Doors 7pm | Music 7:30pm
FREE For Members | $16 Not-Yet-Members | $22 Doors
A powerfully gifted musician and a scholar of Black American music, Jake Blount speaks ardently about the African roots of the banjo and the subtle, yet profound ways African Americans have shaped and defined the amorphous categories of roots music and Americana. His 2020 album Spider Tales (named one of the year’s best albums by NPR and The New Yorker, earned a perfect 5-star review from The Guardian) highlighted the Black and Indigenous histories of popular American folk tunes, as well as revived songs unjustly forgotten in the whitewashing of the canon.
Jake Blount’s new album, The New Faith, is a towering achievement of dystopian Afrofuturism and his first album for Smithsonian Folkways (coming September 23, 2022). The New Faith is spiritual music, filled with hope for salvation and righteous anger in equal measure. The album manifests our worst fears on the shores of an island in Maine, where Blount enacts an imagined religious ceremony performed by Black refugees after the collapse of global civilization due to catastrophic climate change. Jake Blount’s music is rooted in care and confrontation. On stage, each song he and his band play is chosen for a reason – because it highlights important elements about the stories we tell ourselves of our shared history and our endlessly complicated present moment. The more we learn about where we’ve been, the better equipped we are to face the future.
Named one of Dance Magazine’s “25 to Watch,” dancer and musician Nic Gareiss has been hailed by the New York Times for his “dexterous melding of Irish and Appalachian dance” and called “the most inventive and expressive step dancer on the scene” by the Boston Herald.
Gareiss draws from his deep love of sound and gesture from across the North Atlantic: from a capella percussive dance pieces, simultaneous song and flatfoot numbers following the legacy of fellow Midwestern singer and dancer John Hartford, and virtuosic improvisations interpreting traditional Irish and Scottish tunes, Gareiss offers warmth, finesse, and do-it-yourself folk inventiveness through the medium of dance as music.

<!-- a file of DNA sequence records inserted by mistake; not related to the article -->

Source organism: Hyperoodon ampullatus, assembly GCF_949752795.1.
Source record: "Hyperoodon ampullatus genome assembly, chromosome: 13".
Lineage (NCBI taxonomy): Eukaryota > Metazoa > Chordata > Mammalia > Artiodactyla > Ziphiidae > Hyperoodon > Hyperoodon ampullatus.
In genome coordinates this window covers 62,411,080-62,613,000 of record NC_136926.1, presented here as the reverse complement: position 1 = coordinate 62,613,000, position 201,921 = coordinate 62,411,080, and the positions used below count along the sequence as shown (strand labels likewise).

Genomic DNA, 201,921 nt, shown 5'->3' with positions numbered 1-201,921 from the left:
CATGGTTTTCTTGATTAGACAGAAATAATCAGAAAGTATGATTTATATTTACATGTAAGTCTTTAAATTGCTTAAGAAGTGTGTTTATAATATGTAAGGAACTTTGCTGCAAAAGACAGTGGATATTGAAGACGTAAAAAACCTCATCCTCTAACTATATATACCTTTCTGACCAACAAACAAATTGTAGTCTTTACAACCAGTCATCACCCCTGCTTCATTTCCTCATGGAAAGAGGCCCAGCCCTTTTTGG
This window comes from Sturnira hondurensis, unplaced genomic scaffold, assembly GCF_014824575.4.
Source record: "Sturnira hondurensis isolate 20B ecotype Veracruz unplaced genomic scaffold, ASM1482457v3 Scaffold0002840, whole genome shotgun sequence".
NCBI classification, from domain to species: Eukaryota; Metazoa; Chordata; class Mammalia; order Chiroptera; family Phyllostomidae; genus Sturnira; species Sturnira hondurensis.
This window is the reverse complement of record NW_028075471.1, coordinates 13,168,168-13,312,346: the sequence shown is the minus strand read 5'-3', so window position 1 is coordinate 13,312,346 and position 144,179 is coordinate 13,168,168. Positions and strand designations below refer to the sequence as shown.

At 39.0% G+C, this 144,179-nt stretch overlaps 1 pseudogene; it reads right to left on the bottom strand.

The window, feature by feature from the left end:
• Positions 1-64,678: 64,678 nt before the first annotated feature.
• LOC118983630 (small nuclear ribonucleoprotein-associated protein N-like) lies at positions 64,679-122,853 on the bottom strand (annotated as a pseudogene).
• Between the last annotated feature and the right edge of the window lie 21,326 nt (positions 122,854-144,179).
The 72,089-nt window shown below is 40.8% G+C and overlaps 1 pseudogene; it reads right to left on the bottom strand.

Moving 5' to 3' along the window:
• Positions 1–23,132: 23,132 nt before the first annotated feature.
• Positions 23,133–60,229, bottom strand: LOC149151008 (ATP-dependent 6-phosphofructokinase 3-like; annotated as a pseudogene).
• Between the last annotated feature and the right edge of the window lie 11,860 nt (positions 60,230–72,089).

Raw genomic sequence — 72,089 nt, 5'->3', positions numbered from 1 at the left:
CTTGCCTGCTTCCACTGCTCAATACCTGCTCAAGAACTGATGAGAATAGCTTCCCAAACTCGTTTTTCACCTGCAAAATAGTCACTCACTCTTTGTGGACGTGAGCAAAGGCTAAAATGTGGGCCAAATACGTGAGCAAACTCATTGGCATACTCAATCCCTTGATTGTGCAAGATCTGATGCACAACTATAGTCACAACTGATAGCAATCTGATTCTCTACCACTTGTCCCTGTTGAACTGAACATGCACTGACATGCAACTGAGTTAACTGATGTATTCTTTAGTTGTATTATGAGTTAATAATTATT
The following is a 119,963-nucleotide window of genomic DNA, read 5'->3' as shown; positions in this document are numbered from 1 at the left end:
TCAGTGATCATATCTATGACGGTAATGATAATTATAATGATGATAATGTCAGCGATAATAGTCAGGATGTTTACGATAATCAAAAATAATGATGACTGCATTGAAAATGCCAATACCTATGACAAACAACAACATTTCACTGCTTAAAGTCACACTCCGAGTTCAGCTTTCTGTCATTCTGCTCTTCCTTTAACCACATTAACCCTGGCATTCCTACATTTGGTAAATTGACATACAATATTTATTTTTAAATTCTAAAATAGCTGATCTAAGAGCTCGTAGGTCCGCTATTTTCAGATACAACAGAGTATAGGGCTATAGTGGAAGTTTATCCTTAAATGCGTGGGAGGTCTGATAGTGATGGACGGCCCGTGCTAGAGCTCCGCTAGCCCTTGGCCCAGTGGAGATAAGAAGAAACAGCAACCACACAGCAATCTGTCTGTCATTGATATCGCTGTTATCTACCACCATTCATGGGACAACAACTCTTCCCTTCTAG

Nic received the Michigan Heritage Award, his state’s highest distinction bestowed on traditional artists and a Canadian Folk Music Award nomination for traditional singer of the year. He has performed in sixteen countries with artists including The Chieftains, Bruce Molsky, Liz Carroll, The Gloaming, Alasdair Fraser & Natalie Haas, Bill Frisell, and Phil Wiggins at venues such as London’s Barbican Centre, the Munich Philharmonic, the Kennedy Center, and Steve Reich’s 75th birthday at the Cork Opera House. Always jubilant, often puckishly queer, Nic Gareiss is swiftly becoming recognized as a singular artistic presence in traditional dance and music.
Laurel Premo is known for her rhythmically deep and rapt delivery of roots music on fiddle, guitar, and vocals. Her solo performances dive deep into traditional and new fiddle music, musically revealing a bloom of underlying harmonic drones, minimalist repetition, and rich polyrhythms. Presenting these sounds on finger style electric guitar and fiddle, Premo fully leans in to the archaic melodies and in-between intonations that connect folk sounds to the mystic and unknown.
She is a Michigan-based artist who has been writing, arranging, and touring since 2009 with vocal and instrumental roots acts, and is internationally known from her duo Red Tail Ring. Premo holds a BFA from the Performing Arts Technology Dept. of the University of Michigan School of Music, and has spent half-year stints at both the Sibelius Academy of Music in Helsinki, Finland and the University College of Southeast Norway in Telemark to study traditional music and dance. Important mentors who have helped shape Laurel’s lens in folk arts have been her parents Bette & Dean Premo (fiddle, guitar, and traditional song, Michigan), Joel Mabus (clawhammer banjo, Michigan), Arto Järvelä (fiddle, Finland), and Ånon Egeland (fiddle, Norway). Alongside several continuing music projects, she is active in organizing community events that connect people with folk art and dance.